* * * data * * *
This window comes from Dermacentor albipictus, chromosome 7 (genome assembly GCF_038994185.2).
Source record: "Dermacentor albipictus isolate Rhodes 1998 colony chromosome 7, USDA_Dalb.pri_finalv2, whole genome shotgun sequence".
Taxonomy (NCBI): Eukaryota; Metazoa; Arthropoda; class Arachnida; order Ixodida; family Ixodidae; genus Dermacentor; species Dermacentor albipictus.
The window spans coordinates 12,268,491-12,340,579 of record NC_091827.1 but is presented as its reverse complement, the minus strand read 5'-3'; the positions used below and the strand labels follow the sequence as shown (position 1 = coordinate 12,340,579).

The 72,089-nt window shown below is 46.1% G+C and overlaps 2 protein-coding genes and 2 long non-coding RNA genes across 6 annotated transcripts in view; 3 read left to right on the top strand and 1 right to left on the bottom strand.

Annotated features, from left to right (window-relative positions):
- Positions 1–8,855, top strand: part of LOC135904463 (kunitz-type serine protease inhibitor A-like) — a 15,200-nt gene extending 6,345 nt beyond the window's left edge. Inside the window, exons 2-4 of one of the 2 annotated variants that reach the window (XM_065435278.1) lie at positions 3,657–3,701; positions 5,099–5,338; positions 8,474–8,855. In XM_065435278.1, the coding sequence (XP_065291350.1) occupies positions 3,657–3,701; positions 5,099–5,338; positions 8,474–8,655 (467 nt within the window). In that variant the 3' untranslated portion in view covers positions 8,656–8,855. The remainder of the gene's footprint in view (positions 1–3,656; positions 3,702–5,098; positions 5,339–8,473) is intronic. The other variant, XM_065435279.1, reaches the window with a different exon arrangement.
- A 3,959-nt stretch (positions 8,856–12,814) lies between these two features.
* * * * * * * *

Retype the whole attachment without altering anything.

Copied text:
This window comes from Dermacentor albipictus, chromosome 7 (genome assembly GCF_038994185.2).
Source record: "Dermacentor albipictus isolate Rhodes 1998 colony chromosome 7, USDA_Dalb.pri_finalv2, whole genome shotgun sequence".
Taxonomy (NCBI): Eukaryota; Metazoa; Arthropoda; class Arachnida; order Ixodida; family Ixodidae; genus Dermacentor; species Dermacentor albipictus.
The window spans coordinates 12,268,491-12,340,579 of record NC_091827.1 but is presented as its reverse complement, the minus strand read 5'-3'; the positions used below and the strand labels follow the sequence as shown (position 1 = coordinate 12,340,579).

The 72,089-nt window shown below is 46.1% G+C and overlaps 2 protein-coding genes and 2 long non-coding RNA genes across 6 annotated transcripts in view; 3 read left to right on the top strand and 1 right to left on the bottom strand.

Annotated features, from left to right (window-relative positions):
- Positions 1–8,855, top strand: part of LOC135904463 (kunitz-type serine protease inhibitor A-like) — a 15,200-nt gene extending 6,345 nt beyond the window's left edge. Inside the window, exons 2-4 of one of the 2 annotated variants that reach the window (XM_065435278.1) lie at positions 3,657–3,701; positions 5,099–5,338; positions 8,474–8,855. In XM_065435278.1, the coding sequence (XP_065291350.1) occupies positions 3,657–3,701; positions 5,099–5,338; positions 8,474–8,655 (467 nt within the window). In that variant the 3' untranslated portion in view covers positions 8,656–8,855. The remainder of the gene's footprint in view (positions 1–3,656; positions 3,702–5,098; positions 5,339–8,473) is intronic. The other variant, XM_065435279.1, reaches the window with a different exon arrangement.
- A 3,959-nt stretch (positions 8,856–12,814) lies between these two features.